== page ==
Judicial Retention in Illinois

This November, many judges across Illinois will find their names on election ballots.  Voters will decide if the judges get to keep their jobs.  Once elected, an Illinois judge never has to run against an opponent again — at the end of a term, the judge merely needs to convince enough voters to let the judge keep his or her job for another term.

What is the authority for this?  It is the Illinois Constitution.

Article VI, Section 12, Subsection (d) states, in part, as follows:

The names of Judges seeking retention shall be submitted to the electors, separately and without party designation, on the sole question whether each Judge shall be retained in office for another term. The retention elections shall be conducted at general elections in the appropriate Judicial District, for Supreme and Appellate Judges, and in the circuit for Circuit Judges. The affirmative vote of three-fifths of the electors voting on the question shall elect the Judge to the office for a term commencing on the first Monday in December following his election.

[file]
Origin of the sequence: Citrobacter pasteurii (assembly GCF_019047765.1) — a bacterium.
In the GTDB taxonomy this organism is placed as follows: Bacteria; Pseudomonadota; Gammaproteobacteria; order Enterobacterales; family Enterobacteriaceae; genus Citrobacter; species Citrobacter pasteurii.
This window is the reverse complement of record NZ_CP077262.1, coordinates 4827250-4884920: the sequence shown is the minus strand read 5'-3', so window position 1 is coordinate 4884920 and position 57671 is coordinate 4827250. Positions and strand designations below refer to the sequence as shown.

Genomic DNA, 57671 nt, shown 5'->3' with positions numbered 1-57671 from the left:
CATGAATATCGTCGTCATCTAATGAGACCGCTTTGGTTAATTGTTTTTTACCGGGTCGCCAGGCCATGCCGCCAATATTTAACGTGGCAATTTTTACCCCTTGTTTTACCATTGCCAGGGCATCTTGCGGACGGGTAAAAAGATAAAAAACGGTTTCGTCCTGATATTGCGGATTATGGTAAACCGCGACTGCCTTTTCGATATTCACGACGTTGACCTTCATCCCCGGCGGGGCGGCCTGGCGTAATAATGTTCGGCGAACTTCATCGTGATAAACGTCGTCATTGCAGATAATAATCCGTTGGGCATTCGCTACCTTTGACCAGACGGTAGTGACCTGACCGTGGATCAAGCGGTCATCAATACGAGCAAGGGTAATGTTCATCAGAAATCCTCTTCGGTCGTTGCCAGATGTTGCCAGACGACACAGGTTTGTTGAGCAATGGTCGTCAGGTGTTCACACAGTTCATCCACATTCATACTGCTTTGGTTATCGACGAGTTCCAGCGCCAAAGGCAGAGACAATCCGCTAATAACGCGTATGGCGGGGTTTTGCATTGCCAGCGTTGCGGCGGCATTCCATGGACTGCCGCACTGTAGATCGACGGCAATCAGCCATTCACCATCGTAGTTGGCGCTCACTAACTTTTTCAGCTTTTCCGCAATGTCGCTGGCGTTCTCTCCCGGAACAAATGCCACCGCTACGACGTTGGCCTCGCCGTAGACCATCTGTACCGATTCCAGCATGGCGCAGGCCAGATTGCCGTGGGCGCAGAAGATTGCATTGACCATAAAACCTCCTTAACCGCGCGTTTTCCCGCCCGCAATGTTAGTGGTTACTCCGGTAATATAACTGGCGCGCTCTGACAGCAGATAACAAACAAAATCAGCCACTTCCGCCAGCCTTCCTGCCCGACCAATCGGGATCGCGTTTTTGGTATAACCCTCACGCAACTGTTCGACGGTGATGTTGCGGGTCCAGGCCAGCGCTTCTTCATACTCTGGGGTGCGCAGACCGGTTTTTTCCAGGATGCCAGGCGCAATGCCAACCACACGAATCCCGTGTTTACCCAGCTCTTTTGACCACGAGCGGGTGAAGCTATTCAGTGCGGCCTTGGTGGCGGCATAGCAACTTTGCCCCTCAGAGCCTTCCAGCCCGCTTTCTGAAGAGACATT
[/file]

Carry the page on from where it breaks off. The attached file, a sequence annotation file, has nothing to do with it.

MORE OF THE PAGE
How long are the terms for judges? Article VI, Section 10 says terms are ten years for all appellate court judges (including judges on the Illinois Supreme Court) and six years for circuit judges.  Circuit judges are the trial judges in local courthouses.

Now that you know that judges will appear on your election ballot, you will undoubtedly want to make an informed vote.  The Illinois State Bar Association has published judicial evaluations on its website to help you do this.  Click here to view the evaluations.

Jeremy Richey

Jeremy J. Richey, Attorney at Law
© Jeremy J. Richey and The East Central Illinois Criminal Law & DUI Weblog, 2008-2012. Unauthorized use and/or duplication of this material without express and written permission from this blog’s author and/or owner is strictly prohibited.